Some of you who know me know that I’ve been working on a plan to read through the bible in a year, chronologically. I get up each morning at about 6, make a cup (or two) of coffee, and watch the sun come up while spending some time in God’s Word. It’s been great for starting my crazy, hectic, first-year-of-grad-school days in a place of calm and reflection that reminds myself of the big picture: that God has helped me to this point in my life to accomplish something great, and with His help and guidance, I can get through anything that He puts in my way.
While this is all well and dandy, that doesn’t mean I always gleefully embark upon this quest in the morning. There are days when I really would rather stay in bed, days when I spill my coffee and just want to cry, and, most recently, days when I wonder why on Earth something was explained in so much detail. Those lists of genealogies? Yeah, no idea.
One bit of clarity came this morning, though, as I finished Exodus. The past couple of days, I’ve been reading about the construction of the tabernacle. If you haven’t read it recently, here’s a brief overview:
- God tells them to build this tabernacle in exactly this particular detailed way.
- The Israelites build the tabernacle in exactly this particular detailed way.
- Moses and God review their work in excruciating detail and are pleased.
While it’s a great feat that this happened, in my head, I’ve been having the following internal monologue: “Why on Earth are you telling me about the robes Aaron & Co. will be wearing as priests *again*? I already know what they look like. You’ve told me twice. Can’t we just have a Dora moment or something that says ‘Yay, they did it!’ and move on?”
Then, I came to the end of Chapter 39:
33 And they brought the entire Tabernacle to Moses:
the sacred tent with all its furnishings, clasps, frames, crossbars, posts, and bases;
34 the tent coverings of tanned ram skins and fine goatskin leather;
the inner curtain to shield the Ark;
35 the Ark of the Covenant and its carrying poles;
the Ark’s cover—the place of atonement;
36 the table and all its utensils;
the Bread of the Presence;
37 the pure gold lampstand with its symmetrical lamp cups, all its accessories, and the olive oil for lighting;
38 the gold altar;
the anointing oil and fragrant incense;
the curtain for the entrance of the sacred tent;
39 the bronze altar;
the bronze grating and its carrying poles and utensils;
the washbasin with its stand;
40 the curtains for the walls of the courtyard;
the posts and their bases;
the curtain for the entrance to the courtyard;
the ropes and tent pegs;
all the furnishings to be used in worship at the Tabernacle;
41 the beautifully stitched garments for the priests to wear while ministering in the Holy Place—the sacred garments for Aaron the priest, and the garments for his sons to wear as they minister as priests.
42 So the people of Israel followed all of the Lord’s instructions to Moses. 43 Then Moses inspected all their work. When he found it had been done just as the Lord had commanded him, he blessed them.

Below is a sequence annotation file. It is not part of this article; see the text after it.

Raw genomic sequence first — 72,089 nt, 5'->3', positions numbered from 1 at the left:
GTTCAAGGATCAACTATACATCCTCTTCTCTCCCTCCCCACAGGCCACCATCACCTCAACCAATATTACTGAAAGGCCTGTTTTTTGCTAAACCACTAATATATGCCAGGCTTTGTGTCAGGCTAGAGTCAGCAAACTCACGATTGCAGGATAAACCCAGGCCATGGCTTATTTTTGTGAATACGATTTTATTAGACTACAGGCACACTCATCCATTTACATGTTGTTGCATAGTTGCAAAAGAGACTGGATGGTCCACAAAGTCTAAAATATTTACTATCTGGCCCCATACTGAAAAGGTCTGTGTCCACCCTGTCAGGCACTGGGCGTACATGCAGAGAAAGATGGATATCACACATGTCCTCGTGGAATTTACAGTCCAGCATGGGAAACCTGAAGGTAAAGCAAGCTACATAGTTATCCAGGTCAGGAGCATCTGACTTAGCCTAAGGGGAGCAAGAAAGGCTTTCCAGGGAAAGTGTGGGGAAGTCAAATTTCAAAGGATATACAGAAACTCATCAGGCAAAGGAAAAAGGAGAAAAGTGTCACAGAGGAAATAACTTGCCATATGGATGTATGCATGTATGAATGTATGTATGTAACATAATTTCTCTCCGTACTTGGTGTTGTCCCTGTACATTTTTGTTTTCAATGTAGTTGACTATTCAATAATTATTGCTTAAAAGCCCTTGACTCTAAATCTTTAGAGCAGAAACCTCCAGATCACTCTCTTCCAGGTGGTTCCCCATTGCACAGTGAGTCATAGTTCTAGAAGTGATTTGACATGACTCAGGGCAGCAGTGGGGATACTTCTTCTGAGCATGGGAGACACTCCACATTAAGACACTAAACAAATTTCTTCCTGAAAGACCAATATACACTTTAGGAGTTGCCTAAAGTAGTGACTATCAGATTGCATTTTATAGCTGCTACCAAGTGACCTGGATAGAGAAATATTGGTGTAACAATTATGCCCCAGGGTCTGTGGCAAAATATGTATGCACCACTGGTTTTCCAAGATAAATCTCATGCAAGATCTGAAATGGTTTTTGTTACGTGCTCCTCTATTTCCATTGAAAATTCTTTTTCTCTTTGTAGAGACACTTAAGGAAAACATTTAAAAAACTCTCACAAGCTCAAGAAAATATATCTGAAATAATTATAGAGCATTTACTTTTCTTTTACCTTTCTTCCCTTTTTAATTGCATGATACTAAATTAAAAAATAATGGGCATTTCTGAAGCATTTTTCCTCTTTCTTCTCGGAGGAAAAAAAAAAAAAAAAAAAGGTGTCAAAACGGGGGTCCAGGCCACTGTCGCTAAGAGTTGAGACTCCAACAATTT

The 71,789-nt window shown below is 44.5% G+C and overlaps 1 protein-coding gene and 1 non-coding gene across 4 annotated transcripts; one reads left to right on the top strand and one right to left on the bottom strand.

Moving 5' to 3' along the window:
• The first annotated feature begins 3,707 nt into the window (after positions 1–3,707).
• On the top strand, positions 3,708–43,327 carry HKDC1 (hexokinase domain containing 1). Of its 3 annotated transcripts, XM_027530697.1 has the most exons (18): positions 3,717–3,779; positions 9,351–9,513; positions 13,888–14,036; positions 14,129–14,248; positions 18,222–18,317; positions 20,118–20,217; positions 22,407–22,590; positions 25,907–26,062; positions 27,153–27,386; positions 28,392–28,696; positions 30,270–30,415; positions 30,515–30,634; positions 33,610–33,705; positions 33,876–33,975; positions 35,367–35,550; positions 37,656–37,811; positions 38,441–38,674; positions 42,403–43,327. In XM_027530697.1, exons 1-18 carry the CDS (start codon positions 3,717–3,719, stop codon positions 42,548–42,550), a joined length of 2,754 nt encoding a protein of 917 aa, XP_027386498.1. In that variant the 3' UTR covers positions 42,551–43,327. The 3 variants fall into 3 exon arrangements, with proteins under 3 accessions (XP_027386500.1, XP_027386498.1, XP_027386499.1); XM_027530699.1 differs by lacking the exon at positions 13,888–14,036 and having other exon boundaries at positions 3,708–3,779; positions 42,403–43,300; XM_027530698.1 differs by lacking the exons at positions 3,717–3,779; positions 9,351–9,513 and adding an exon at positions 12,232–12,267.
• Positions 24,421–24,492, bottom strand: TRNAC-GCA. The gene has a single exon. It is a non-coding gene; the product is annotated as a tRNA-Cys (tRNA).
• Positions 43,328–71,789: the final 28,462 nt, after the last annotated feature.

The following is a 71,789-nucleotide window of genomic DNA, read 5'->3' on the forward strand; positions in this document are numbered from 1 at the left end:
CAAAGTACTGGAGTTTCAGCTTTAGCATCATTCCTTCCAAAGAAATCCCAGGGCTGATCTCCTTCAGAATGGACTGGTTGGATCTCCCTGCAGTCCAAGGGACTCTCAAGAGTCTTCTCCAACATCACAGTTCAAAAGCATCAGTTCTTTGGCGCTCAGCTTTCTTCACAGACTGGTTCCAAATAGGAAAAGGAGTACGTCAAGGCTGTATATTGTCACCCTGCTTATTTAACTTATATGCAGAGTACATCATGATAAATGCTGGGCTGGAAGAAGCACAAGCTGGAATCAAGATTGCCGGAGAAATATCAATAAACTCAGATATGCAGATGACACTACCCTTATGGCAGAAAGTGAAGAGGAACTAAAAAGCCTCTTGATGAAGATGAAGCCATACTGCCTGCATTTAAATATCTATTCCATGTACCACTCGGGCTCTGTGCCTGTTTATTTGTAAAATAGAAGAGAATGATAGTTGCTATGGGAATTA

Exodus 39:33-43 (NLT)
And I was like “…wow.” I realized how much work this tabernacle creation actually took the Israelites and what an amazing feat they accomplished with God’s guidance. It’s even more so considering the fact that shortly before this, the Israelites had created a golden calf to worship because they didn’t know if Moses was coming back down the mountain. It’s a great moment of redemption for the Israelites and makes it much more logical that God backed them throughout the rest of history. Without the long buildup and excruciating detail to show how much work it took to carry out this task exactly as God had commanded, I would have had far less appreciation for the achievement and how God worked through these people.
That got me to thinking, though – why did the Israelites so epically fail with respect to the golden calf incident yet achieve such greatness with the tabernacle construction? Yes, it could be because they were petrified about defying God after He got upset about the golden calf, but at the same time, fear can only be a motivator for a certain amount of time. This construction took a very, very long time to complete. So, there must be some other underlying reason for their success.
Upon further examination, I think that the difference is in the very nature of the tasks. Waiting for Moses to come down the mountain is a very passive task – it’s not well defined, it doesn’t involve any specific action, and it doesn’t necessarily have a visible end, whereas building the tabernacle is a task – the Israelites were the one constructing the temple, they had very specific parameters, and it would clearly be done when it was done.
Last night, a friend of mine mentioned that she hated waiting to hear back from summer job applications because she cannot do anything other than wait. “I like having an action plan and getting things done.”
This is a common theme for most people. If there’s a problem, many want to do something to fix it rather than sit around and wait for God to take it in His hands when He clearly has said “Wait. I got this.”
What does this mean? I’m not entirely sure. But, in general, it’s much easier to be faithful to God when He’s given you a plan, action steps to take to accomplish a specific goal. What’s much harder is to wait, to be content in the moment and secure in the knowledge that He has us in His hands and won’t let us down. In that area, I’m pretty sure everyone, myself included, could use a little guidance.
Make it a challenge this week: be content with where you are, with what God is working in the background of your life, and ready to act when He says it’s time, but not a moment before.